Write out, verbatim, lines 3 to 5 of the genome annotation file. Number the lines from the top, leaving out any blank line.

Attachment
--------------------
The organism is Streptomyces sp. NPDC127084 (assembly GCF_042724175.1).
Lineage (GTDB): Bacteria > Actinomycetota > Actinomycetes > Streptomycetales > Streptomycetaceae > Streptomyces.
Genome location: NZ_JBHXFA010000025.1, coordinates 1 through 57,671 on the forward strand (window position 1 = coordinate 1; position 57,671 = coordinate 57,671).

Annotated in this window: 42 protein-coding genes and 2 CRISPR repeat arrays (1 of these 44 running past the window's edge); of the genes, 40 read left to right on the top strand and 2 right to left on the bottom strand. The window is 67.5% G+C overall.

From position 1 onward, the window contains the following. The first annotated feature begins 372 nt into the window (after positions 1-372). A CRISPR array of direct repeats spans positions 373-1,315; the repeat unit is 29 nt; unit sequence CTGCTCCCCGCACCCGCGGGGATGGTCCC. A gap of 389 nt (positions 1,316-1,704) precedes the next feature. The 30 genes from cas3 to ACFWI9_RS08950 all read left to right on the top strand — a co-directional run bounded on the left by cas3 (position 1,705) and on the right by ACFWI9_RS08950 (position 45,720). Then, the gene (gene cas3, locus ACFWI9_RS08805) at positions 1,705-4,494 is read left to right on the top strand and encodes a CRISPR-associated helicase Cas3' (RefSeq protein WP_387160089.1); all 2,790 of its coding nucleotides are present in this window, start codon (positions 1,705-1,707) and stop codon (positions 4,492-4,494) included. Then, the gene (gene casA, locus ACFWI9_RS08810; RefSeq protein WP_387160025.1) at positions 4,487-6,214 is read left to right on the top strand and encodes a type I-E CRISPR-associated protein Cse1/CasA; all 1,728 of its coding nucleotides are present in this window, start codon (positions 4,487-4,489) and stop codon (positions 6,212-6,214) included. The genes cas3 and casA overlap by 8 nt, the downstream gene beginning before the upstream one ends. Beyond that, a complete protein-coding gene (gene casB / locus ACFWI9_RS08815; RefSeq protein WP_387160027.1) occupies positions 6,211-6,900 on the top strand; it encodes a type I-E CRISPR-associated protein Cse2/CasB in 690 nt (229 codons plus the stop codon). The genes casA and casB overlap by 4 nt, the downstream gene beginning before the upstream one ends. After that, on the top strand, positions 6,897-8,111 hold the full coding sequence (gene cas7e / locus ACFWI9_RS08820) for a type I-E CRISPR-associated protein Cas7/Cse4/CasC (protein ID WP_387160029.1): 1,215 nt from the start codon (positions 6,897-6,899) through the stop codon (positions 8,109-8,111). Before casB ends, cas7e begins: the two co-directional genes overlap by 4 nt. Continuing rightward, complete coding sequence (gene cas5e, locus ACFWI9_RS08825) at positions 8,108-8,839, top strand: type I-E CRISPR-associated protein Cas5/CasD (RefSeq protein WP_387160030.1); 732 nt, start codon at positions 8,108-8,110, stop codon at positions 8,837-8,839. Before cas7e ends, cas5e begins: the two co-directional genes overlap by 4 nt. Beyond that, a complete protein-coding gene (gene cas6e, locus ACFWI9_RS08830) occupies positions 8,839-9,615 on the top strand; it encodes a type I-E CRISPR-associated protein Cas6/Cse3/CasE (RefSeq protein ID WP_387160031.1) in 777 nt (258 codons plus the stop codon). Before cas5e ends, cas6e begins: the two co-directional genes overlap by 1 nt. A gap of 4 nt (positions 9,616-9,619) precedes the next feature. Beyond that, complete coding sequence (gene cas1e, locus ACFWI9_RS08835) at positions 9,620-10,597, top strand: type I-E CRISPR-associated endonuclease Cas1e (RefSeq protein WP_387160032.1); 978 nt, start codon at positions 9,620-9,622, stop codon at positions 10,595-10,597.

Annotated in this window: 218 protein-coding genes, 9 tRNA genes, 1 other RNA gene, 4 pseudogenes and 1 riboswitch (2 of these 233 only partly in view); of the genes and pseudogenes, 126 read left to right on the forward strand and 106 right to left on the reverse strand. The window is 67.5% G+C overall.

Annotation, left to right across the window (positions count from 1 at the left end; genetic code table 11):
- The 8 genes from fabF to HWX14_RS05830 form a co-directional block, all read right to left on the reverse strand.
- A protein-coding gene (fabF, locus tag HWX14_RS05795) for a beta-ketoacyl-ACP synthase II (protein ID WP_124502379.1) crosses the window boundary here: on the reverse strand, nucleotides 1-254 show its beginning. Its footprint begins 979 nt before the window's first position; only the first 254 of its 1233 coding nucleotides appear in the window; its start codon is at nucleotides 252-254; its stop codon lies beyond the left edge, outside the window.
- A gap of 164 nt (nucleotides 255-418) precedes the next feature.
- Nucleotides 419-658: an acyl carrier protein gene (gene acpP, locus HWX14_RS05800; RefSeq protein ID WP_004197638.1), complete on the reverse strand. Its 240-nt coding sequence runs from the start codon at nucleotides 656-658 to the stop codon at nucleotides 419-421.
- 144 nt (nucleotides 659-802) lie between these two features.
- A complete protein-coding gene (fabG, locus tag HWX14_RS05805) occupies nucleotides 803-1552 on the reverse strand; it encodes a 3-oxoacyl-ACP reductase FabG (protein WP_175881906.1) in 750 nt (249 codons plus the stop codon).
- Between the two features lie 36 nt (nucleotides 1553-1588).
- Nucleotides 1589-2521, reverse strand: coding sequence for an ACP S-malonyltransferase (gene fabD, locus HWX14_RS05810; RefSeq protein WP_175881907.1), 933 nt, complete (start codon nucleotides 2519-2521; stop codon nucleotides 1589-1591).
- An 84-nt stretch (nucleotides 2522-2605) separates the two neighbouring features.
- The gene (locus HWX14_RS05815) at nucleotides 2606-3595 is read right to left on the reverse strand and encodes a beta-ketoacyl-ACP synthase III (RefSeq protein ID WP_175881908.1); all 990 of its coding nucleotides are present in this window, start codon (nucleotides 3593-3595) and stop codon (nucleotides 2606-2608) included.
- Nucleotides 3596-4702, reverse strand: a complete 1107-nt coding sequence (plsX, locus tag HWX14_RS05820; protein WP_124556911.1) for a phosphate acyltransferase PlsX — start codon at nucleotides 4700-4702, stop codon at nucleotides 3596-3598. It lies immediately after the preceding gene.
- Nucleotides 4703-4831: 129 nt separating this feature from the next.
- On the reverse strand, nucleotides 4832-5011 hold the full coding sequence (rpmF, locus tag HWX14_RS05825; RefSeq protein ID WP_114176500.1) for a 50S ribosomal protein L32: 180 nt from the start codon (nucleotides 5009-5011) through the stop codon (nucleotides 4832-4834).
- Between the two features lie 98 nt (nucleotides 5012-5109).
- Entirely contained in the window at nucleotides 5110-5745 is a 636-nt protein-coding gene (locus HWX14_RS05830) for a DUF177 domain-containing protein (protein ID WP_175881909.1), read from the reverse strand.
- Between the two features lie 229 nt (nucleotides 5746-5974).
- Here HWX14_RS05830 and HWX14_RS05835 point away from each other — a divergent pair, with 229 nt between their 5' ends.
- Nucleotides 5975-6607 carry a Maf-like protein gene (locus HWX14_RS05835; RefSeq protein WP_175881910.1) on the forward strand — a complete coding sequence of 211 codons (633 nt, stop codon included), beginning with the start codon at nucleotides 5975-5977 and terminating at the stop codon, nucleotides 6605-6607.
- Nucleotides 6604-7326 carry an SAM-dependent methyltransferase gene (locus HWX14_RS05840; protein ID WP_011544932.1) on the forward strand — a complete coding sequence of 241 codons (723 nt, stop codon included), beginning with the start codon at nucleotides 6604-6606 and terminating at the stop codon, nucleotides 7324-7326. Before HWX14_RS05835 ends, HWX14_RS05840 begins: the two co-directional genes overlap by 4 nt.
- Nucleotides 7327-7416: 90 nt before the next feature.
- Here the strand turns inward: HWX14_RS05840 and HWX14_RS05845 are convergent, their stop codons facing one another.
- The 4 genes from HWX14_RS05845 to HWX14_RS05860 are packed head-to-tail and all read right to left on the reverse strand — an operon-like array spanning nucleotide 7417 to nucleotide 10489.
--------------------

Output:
Genome location: NZ_JBHXFA010000025.1, coordinates 1 through 57,671 on the forward strand (window position 1 = coordinate 1; position 57,671 = coordinate 57,671).

Annotated in this window: 42 protein-coding genes and 2 CRISPR repeat arrays (1 of these 44 running past the window's edge); of the genes, 40 read left to right on the top strand and 2 right to left on the bottom strand. The window is 67.5% G+C overall.

From position 1 onward, the window contains the following. The first annotated feature begins 372 nt into the window (after positions 1-372). A CRISPR array of direct repeats spans positions 373-1,315; the repeat unit is 29 nt; unit sequence CTGCTCCCCGCACCCGCGGGGATGGTCCC. A gap of 389 nt (positions 1,316-1,704) precedes the next feature. The 30 genes from cas3 to ACFWI9_RS08950 all read left to right on the top strand — a co-directional run bounded on the left by cas3 (position 1,705) and on the right by ACFWI9_RS08950 (position 45,720). Then, the gene (gene cas3, locus ACFWI9_RS08805) at positions 1,705-4,494 is read left to right on the top strand and encodes a CRISPR-associated helicase Cas3' (RefSeq protein WP_387160089.1); all 2,790 of its coding nucleotides are present in this window, start codon (positions 1,705-1,707) and stop codon (positions 4,492-4,494) included. Then, the gene (gene casA, locus ACFWI9_RS08810; RefSeq protein WP_387160025.1) at positions 4,487-6,214 is read left to right on the top strand and encodes a type I-E CRISPR-associated protein Cse1/CasA; all 1,728 of its coding nucleotides are present in this window, start codon (positions 4,487-4,489) and stop codon (positions 6,212-6,214) included. The genes cas3 and casA overlap by 8 nt, the downstream gene beginning before the upstream one ends. Beyond that, a complete protein-coding gene (gene casB / locus ACFWI9_RS08815; RefSeq protein WP_387160027.1) occupies positions 6,211-6,900 on the top strand; it encodes a type I-E CRISPR-associated protein Cse2/CasB in 690 nt (229 codons plus the stop codon). The genes casA and casB overlap by 4 nt, the downstream gene beginning before the upstream one ends. After that, on the top strand, positions 6,897-8,111 hold the full coding sequence (gene cas7e / locus ACFWI9_RS08820) for a type I-E CRISPR-associated protein Cas7/Cse4/CasC (protein ID WP_387160029.1): 1,215 nt from the start codon (positions 6,897-6,899) through the stop codon (positions 8,109-8,111). Before casB ends, cas7e begins: the two co-directional genes overlap by 4 nt. Continuing rightward, complete coding sequence (gene cas5e, locus ACFWI9_RS08825) at positions 8,108-8,839, top strand: type I-E CRISPR-associated protein Cas5/CasD (RefSeq protein WP_387160030.1); 732 nt, start codon at positions 8,108-8,110, stop codon at positions 8,837-8,839. Before cas7e ends, cas5e begins: the two co-directional genes overlap by 4 nt. Beyond that, a complete protein-coding gene (gene cas6e, locus ACFWI9_RS08830) occupies positions 8,839-9,615 on the top strand; it encodes a type I-E CRISPR-associated protein Cas6/Cse3/CasE (RefSeq protein ID WP_387160031.1) in 777 nt (258 codons plus the stop codon). Before cas5e ends, cas6e begins: the two co-directional genes overlap by 1 nt. A gap of 4 nt (positions 9,616-9,619) precedes the next feature. Beyond that, complete coding sequence (gene cas1e, locus ACFWI9_RS08835) at positions 9,620-10,597, top strand: type I-E CRISPR-associated endonuclease Cas1e (RefSeq protein WP_387160032.1); 978 nt, start codon at positions 9,620-9,622, stop codon at positions 10,595-10,597.